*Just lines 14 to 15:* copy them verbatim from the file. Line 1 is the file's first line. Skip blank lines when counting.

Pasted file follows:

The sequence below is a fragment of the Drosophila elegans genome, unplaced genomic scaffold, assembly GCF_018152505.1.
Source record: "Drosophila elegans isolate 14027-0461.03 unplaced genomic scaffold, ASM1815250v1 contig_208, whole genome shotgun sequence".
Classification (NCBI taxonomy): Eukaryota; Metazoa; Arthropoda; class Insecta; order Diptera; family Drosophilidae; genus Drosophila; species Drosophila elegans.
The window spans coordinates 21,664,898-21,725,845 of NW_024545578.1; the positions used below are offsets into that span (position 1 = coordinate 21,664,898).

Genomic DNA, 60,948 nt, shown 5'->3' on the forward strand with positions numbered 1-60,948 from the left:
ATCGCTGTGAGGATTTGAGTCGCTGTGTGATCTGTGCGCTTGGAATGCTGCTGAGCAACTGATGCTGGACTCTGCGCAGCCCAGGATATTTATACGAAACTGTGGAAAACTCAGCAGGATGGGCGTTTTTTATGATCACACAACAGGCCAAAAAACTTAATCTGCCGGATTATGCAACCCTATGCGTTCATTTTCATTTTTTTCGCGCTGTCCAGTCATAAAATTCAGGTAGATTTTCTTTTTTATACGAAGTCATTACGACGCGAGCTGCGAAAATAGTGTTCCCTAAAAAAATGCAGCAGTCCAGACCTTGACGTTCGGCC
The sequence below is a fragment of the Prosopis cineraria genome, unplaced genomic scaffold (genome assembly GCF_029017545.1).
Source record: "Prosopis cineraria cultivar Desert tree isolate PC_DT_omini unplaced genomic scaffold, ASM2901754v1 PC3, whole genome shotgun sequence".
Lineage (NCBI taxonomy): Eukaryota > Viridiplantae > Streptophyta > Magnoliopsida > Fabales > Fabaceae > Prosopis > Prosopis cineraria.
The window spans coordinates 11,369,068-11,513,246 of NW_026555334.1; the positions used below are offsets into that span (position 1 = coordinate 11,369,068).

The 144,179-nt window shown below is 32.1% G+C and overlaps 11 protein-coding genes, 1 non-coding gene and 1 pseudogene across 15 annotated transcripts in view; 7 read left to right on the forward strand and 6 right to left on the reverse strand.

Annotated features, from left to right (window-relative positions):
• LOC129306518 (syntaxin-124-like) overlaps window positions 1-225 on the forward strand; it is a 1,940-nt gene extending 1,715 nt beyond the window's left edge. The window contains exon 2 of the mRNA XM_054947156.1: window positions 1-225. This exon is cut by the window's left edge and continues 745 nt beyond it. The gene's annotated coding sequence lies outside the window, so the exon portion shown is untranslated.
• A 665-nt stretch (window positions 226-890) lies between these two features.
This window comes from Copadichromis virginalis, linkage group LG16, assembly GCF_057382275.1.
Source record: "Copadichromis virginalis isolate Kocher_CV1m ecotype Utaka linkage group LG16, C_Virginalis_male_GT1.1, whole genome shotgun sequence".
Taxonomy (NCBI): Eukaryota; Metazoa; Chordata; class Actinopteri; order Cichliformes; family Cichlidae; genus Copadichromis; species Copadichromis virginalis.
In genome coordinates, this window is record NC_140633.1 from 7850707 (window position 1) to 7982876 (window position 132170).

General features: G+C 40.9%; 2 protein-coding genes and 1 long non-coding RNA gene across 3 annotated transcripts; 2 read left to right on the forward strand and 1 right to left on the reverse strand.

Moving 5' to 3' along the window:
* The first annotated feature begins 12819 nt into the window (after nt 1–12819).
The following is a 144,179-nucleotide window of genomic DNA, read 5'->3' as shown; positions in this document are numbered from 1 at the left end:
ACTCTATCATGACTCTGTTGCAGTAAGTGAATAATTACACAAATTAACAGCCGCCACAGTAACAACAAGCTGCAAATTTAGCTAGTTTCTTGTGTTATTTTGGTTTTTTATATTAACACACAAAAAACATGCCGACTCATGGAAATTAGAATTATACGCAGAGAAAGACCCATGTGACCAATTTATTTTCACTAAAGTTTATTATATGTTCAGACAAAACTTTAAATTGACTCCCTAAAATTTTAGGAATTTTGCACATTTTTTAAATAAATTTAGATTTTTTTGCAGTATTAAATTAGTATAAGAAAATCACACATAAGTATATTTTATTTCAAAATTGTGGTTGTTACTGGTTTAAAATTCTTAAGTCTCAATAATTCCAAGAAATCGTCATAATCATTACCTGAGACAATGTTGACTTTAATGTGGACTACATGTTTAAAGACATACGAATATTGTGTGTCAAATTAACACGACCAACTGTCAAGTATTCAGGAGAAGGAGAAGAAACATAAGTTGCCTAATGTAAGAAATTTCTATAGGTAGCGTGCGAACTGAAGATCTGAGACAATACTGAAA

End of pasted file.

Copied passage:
• A 665-nt stretch (window positions 226-890) lies between these two features.
This window comes from Copadichromis virginalis, linkage group LG16, assembly GCF_057382275.1.